Now I do not wish to engage in a debate on the pros and cons of political dynasties here (personally, I believe there are "good" as well as "bad" dynasties). But the fact is, the framers of the 1987 Constitution have decided that political power concentrated in the hands of a few is bad for the country and they have included a provision prohibiting political dynasties in our present Constitution. The said "anti-dynasty" provision is not being implemented because of the lack of an enabling law. Efforts to enact an enabling law have time and again hit some snags, primarily because lawmakers cannot seem to agree on the definition of "political dynasty" and with some arguing that it would unfairly deprive some persons their right to participate in the political process, etc. etc. And even if by some miracle Congress manages to enact such a law, I think our politicians will just find another loophole to subvert the law just like what they did with the three-term limit rule.

But there are several ways to skin a cat. I believe that one can achieve the same goal by applying a different, more “imaginative” approach. So instead of racking our brains trying to find a definition for the term “political dynasty” or banning certain families from running for public office, why not just limit all elective offices, from the barangay to the national level, to just one five-year term (without reelection)? This way, you not only eliminate or at least limit or make it harder for political dynasties but at the same time strengthen our career civil service system and curb corruption. It's like killing three birds with one stone. And all of these we can achieve on the cheap - we only need to amend a few lines in the Constitution. Allow me to amplify briefly my points.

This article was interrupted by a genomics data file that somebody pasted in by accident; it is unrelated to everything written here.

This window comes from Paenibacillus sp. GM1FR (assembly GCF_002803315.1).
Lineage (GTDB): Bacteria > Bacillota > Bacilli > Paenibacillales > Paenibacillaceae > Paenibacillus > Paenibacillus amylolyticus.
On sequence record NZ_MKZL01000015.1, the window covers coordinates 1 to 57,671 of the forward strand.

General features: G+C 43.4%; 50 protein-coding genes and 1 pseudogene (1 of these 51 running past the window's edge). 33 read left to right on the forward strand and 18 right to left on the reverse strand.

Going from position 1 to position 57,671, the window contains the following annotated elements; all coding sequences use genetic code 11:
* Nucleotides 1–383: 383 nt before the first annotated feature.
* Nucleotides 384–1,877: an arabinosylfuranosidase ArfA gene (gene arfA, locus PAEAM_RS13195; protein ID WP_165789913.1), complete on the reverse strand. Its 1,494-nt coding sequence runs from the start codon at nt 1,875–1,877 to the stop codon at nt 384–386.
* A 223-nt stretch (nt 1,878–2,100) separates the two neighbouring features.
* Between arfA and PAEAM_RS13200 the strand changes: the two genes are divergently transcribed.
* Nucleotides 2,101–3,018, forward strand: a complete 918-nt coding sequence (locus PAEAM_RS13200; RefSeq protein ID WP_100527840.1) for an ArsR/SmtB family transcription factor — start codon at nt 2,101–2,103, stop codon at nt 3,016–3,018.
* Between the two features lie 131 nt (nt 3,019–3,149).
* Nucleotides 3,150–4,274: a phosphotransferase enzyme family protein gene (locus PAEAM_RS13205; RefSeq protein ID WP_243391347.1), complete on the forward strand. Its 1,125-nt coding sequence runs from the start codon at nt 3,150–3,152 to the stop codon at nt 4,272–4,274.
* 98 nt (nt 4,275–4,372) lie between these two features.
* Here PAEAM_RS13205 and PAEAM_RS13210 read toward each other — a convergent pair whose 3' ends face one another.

No Return, No Exchange. The three-term limit rule was meant to check the rise of dynasties. Instead, politicians only substituted their spouses or children once their last term was up and return to their post after a three-year interlude while others switch or “exchange” positions with another family member during the nine-year cycle, thereby subverting the spirit of the law. Under the “one-term-for-all,” “no-return, no exchange” rule, one cannot occupy the same position twice. Once your five years are up, you either run for a different office or go back to your original profession or business practice. Of course, someone can still become a lifetime politician under this one-term system by vying (and winning) for all the elective posts available. But it will surely take an exceptional individual to be able to accomplish that and I have nothing against giving him that. Besides, this is the most stringent way possible where we can prevent political dynasties from achieving hegemony without infringing on their universally-guaranteed human right to political participation.